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Excerpt of Silks And Sins by Clare O'Beara

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Self Published
August 2013
On Sale: August 10, 2013
Featuring: Valentine Murney; Geri O'Keane; Jackie O'Keane
ISBN: 0992638666
EAN: 9780992638665
Kindle: B00EGXYKR6
e-Book
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Romance Contemporary

Also by Clare O'Beara:

A Dog For Lockdown, September 2020
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A Dozen Dogs Or So: New Edition, July 2020
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Dogs Of Every Day: New Edition, July 2020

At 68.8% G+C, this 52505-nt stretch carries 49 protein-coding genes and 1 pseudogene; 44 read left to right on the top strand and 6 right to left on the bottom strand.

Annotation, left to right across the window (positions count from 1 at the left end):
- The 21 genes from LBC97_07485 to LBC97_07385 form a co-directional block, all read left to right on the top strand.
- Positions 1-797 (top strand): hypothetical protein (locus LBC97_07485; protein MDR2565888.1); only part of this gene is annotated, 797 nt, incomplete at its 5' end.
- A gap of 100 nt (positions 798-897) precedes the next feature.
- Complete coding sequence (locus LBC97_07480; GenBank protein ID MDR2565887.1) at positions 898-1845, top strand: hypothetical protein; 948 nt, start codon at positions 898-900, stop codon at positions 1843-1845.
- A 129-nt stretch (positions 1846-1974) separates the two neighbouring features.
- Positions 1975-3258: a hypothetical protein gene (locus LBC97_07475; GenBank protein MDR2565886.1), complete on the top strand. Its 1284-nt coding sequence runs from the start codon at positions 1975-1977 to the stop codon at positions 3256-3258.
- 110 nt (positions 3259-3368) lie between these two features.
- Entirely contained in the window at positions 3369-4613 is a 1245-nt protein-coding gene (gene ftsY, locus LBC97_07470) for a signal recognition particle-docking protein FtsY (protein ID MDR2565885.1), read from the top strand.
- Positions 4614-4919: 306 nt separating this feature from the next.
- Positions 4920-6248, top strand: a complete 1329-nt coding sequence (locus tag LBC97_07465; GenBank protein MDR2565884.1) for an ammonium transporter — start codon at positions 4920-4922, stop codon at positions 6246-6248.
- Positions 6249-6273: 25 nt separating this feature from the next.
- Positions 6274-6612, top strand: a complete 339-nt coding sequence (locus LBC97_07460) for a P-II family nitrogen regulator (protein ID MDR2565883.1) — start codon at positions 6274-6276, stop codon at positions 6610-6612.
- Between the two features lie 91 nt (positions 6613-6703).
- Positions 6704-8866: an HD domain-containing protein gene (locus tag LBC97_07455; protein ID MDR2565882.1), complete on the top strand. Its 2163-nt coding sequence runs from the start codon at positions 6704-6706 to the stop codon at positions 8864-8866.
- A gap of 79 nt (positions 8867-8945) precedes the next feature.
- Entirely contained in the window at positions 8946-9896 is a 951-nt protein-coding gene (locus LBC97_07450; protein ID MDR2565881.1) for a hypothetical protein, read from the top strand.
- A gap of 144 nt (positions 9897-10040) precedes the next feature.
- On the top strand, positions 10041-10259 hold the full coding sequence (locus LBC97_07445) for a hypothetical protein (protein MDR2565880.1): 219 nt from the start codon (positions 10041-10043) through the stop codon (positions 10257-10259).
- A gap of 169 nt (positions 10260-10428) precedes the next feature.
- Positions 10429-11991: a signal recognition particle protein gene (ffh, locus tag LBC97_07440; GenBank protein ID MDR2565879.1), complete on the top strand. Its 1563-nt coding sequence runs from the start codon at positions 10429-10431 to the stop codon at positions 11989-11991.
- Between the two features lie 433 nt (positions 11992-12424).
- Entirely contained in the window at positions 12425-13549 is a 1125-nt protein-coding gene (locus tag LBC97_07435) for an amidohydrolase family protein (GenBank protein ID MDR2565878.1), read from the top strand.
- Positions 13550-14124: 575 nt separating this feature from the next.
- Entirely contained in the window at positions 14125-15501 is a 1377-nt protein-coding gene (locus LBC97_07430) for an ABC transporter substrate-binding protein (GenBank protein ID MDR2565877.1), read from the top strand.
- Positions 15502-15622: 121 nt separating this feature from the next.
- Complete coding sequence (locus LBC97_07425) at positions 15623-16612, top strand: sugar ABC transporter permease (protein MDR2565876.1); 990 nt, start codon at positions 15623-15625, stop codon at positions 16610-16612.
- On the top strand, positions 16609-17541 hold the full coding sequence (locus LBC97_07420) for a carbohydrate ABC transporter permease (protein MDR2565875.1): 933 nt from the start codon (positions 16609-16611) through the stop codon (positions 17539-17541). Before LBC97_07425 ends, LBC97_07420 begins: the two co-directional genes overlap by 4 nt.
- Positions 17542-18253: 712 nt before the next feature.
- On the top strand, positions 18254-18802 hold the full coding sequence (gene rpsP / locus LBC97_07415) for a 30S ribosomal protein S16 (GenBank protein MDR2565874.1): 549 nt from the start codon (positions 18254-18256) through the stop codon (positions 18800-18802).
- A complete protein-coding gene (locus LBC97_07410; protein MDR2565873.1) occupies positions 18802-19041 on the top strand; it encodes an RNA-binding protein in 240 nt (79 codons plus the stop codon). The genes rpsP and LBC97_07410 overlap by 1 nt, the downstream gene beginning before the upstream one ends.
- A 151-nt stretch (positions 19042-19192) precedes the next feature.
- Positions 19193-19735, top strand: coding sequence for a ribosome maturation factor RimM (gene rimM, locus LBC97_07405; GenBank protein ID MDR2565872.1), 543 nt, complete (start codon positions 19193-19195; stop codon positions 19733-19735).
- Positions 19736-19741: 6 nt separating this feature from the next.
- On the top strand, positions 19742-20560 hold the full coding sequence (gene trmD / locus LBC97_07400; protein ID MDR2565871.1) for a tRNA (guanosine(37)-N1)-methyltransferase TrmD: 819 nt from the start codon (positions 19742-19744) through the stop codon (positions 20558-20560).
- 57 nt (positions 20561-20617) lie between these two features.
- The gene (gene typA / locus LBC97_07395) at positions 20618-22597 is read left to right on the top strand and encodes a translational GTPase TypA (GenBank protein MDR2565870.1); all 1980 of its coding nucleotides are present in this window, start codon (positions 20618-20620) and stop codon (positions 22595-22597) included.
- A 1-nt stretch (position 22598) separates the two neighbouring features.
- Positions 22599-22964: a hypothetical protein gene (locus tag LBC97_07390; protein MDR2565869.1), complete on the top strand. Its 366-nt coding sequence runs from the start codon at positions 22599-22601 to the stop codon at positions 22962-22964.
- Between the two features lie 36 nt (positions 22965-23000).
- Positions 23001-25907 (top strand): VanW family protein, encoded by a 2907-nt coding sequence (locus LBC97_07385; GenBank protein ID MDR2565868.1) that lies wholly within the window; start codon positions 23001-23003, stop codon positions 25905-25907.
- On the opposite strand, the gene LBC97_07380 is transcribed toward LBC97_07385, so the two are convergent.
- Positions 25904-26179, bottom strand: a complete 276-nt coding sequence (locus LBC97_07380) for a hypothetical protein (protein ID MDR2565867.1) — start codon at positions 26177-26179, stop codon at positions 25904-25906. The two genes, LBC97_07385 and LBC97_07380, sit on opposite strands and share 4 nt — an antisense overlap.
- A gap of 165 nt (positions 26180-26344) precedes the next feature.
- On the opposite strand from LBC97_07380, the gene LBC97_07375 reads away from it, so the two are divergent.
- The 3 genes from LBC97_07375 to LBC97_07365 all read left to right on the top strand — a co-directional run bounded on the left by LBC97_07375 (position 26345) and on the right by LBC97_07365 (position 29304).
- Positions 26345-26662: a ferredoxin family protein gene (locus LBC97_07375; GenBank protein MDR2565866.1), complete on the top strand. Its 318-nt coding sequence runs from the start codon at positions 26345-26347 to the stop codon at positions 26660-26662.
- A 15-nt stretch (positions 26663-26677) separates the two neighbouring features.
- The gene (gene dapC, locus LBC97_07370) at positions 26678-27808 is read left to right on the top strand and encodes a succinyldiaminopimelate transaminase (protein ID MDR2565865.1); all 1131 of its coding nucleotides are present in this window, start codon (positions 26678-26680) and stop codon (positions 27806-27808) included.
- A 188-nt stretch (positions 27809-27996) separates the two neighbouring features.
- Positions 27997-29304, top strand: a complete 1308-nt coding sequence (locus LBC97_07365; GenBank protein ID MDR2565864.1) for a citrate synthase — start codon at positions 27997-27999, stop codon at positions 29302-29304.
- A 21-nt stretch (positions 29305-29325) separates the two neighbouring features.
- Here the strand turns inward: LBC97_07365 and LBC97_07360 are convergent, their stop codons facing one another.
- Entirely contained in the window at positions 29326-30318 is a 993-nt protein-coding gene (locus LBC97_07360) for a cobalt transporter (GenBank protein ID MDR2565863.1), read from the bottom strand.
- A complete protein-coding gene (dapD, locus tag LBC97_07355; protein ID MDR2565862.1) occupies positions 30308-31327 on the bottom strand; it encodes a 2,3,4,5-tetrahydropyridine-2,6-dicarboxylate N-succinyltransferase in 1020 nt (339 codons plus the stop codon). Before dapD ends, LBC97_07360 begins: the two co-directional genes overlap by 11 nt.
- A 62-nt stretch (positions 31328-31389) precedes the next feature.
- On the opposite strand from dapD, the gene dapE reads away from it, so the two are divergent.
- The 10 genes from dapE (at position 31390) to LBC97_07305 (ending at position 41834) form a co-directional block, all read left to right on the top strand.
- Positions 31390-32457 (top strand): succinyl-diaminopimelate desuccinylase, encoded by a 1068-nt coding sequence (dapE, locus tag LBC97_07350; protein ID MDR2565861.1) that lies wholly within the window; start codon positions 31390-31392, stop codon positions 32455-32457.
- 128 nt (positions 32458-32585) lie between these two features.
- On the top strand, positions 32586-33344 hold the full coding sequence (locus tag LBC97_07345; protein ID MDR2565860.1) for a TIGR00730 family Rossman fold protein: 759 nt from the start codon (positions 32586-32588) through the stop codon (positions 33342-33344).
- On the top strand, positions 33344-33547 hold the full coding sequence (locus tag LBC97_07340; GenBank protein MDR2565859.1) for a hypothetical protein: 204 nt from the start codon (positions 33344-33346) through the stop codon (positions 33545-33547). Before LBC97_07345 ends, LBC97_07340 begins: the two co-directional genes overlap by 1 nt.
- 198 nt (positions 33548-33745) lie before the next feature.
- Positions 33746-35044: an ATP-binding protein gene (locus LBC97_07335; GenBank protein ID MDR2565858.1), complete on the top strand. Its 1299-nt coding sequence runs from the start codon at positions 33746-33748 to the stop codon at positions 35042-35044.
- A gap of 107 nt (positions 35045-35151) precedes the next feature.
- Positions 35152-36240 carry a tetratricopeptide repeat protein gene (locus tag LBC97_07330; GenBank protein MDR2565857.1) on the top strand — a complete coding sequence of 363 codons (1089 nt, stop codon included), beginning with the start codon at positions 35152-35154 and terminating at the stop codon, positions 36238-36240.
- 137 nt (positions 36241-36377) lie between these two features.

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A Pony For Quarantine, June 2020
e-Book
Dining Out On Planet Mercury, August 2017
e-Book
Murder Against The Clock, September 2016
e-Book
Dining Out with the Gas Giants, September 2015
e-Book
Rodeo Finn, November 2014
e-Book
Show Jumping Team, September 2014
e-Book
The Prisoner In The Tower, September 2014
e-Book
Dining Out With The Ice Giants, September 2014
e-Book
The Prisoner In The Tower: Short Story & Big Cat Bones, September 2014
e-Book
Murder at Irish Mensa, September 2013
e-Book
Murder At Scottish Mensa, September 2013
e-Book
Murder At Kildare Mensa, September 2013
e-Book
Dining Out Around The Solar System, September 2013
e-Book
Murder At Wicklow Mensa, September 2013
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Murder at Dublin Mensa, September 2013
e-Book
Silks And Sins, August 2013
e-Book

Excerpt of Silks And Sins by Clare O'Beara